Another summer has come and gone. And no other neighborhood in New York City may feel the change of season more than Coney Island. With fall in full swing and the balmy winds begin to turn to frigid gusts, the peninsula is left with its residence, the occasional tourist or two gaping at the vacant fixtures, and of course, the Polar Bear Club. Summer amusement is abandoned and replaced with a bareness that seems more lonely than romantic. The park becomes its own sideshow with its remnants gawked at. To call the area a wasteland would not be fair to the residents of the peninsula. Coney Island is as important a destination as any other American attraction. Even though in many ways it feels like the last on a long to-do list. But needless to say, it rounds out any trip to New York and everyone’s happy that they made the trek.
Most of the year Coney Island is littered with empty lots and gated rides guarded by intimidating yet dutiful Rotweillers. Change is difficult — we know! But is it possible to give the tourist spot a well deserved facelift without destroying the essence of the amusement park?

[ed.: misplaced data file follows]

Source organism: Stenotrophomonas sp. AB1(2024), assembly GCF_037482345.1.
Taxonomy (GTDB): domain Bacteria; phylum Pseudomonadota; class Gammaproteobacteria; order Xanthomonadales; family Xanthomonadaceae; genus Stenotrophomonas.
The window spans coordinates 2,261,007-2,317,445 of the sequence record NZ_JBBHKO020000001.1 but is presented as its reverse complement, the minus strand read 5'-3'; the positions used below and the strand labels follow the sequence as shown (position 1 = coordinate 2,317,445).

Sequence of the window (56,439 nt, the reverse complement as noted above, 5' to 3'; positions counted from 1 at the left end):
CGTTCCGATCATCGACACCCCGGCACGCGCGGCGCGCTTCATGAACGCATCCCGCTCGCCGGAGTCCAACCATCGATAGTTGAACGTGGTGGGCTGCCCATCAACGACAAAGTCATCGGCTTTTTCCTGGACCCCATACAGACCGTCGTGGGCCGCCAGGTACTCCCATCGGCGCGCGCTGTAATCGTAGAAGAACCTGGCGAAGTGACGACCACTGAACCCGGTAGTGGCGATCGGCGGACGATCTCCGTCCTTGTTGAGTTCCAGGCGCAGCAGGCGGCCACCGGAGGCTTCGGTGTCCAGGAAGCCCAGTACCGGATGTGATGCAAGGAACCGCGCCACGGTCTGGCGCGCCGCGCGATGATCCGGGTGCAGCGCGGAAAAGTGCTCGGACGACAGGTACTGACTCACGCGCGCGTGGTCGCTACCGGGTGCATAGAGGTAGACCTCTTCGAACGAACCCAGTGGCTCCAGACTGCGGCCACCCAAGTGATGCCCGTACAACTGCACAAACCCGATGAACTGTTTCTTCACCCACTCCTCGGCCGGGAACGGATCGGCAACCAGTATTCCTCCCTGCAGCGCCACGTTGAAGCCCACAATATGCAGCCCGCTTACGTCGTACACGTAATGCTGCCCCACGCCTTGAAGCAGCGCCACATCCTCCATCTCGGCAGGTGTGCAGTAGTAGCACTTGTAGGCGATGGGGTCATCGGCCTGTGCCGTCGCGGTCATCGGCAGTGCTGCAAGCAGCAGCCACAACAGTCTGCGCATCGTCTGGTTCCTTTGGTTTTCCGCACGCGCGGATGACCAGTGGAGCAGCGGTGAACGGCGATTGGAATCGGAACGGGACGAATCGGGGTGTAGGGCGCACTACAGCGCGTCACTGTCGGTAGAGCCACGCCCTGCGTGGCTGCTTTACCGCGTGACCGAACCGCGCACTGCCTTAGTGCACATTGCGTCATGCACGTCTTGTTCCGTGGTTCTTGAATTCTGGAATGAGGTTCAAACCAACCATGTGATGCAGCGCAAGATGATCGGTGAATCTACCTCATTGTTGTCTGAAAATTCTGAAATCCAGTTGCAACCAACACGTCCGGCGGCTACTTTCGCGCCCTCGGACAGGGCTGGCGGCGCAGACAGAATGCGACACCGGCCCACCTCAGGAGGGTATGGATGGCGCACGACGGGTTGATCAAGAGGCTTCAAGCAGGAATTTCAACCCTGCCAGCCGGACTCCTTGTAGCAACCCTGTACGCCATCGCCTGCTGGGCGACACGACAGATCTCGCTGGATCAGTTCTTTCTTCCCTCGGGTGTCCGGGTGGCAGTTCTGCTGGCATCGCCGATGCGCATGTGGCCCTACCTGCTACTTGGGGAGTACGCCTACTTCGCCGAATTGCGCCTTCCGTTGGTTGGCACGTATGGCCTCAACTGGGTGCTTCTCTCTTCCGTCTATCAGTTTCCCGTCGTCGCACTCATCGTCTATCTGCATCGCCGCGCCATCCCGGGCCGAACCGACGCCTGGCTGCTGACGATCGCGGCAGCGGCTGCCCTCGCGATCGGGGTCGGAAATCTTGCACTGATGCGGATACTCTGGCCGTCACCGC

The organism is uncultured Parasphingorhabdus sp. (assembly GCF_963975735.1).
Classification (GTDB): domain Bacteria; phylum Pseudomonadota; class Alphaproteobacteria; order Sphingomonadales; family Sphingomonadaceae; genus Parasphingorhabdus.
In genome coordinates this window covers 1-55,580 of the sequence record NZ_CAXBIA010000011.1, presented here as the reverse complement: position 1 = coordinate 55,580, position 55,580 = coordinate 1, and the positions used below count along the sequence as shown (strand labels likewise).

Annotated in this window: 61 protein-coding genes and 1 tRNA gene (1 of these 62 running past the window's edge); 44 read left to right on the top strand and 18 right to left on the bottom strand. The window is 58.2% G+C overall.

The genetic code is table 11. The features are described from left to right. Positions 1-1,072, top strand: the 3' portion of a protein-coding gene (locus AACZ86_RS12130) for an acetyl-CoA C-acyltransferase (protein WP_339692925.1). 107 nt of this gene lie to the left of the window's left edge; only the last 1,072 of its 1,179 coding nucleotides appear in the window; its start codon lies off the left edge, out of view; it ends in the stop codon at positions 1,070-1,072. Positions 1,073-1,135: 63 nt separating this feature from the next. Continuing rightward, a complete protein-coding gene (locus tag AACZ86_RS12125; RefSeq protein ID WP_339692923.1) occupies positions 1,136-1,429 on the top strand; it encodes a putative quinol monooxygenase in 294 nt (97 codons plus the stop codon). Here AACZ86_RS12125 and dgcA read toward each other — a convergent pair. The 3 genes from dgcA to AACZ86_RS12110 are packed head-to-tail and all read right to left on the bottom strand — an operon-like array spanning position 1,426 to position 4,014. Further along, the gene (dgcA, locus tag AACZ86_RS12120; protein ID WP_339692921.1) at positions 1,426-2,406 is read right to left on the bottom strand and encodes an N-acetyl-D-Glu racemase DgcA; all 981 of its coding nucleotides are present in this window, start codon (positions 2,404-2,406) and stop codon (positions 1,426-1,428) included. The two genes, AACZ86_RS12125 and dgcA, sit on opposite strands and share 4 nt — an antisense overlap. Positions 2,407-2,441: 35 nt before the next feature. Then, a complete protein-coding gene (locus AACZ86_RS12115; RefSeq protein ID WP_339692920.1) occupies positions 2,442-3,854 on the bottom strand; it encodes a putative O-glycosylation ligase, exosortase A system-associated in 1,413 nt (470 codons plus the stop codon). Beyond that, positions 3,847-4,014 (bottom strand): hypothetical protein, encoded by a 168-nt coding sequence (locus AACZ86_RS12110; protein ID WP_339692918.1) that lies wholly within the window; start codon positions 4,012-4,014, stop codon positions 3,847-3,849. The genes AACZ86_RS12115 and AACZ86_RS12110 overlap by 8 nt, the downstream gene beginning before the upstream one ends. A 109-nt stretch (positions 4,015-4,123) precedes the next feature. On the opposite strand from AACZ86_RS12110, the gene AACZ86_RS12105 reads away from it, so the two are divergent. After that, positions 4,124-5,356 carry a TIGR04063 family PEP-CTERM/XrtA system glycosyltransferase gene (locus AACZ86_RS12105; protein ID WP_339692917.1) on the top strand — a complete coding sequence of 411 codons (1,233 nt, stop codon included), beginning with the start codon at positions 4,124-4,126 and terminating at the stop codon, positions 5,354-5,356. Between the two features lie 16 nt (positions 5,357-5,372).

As a native New Yorker and Brooklynite, Coney Island is an intrinsic part of my childhood almost as important as Great Adventure in New Jersey. In retrospect, I would have never ridden the Cyclone eleven times in one day. We don’t drive cars that are more than 50 years old, why should we ride massive machines that are even older still and made of wood!
At the moment there is a lot of debate surrounding what to do to with the legacy of Coney Island. What will be preserved and what will be destroyed? The famous borough of Brooklyn is about to get yet another well deserved overhaul. There are plans to renovate and expand Coney Island to include hotels, shopping, movies, and the city’s first new roller coaster since the Cyclone. May the Mermaid Queen come to terms with the revitalization of the beach and grab a bite to eat.
We begin Barely Brooklyn here at Coney Island. One of the remaining monuments to a bygone era that defined Brooklyn’s past and will definitely shape its future. Let’s hope that Coney Island can be year round fun soon!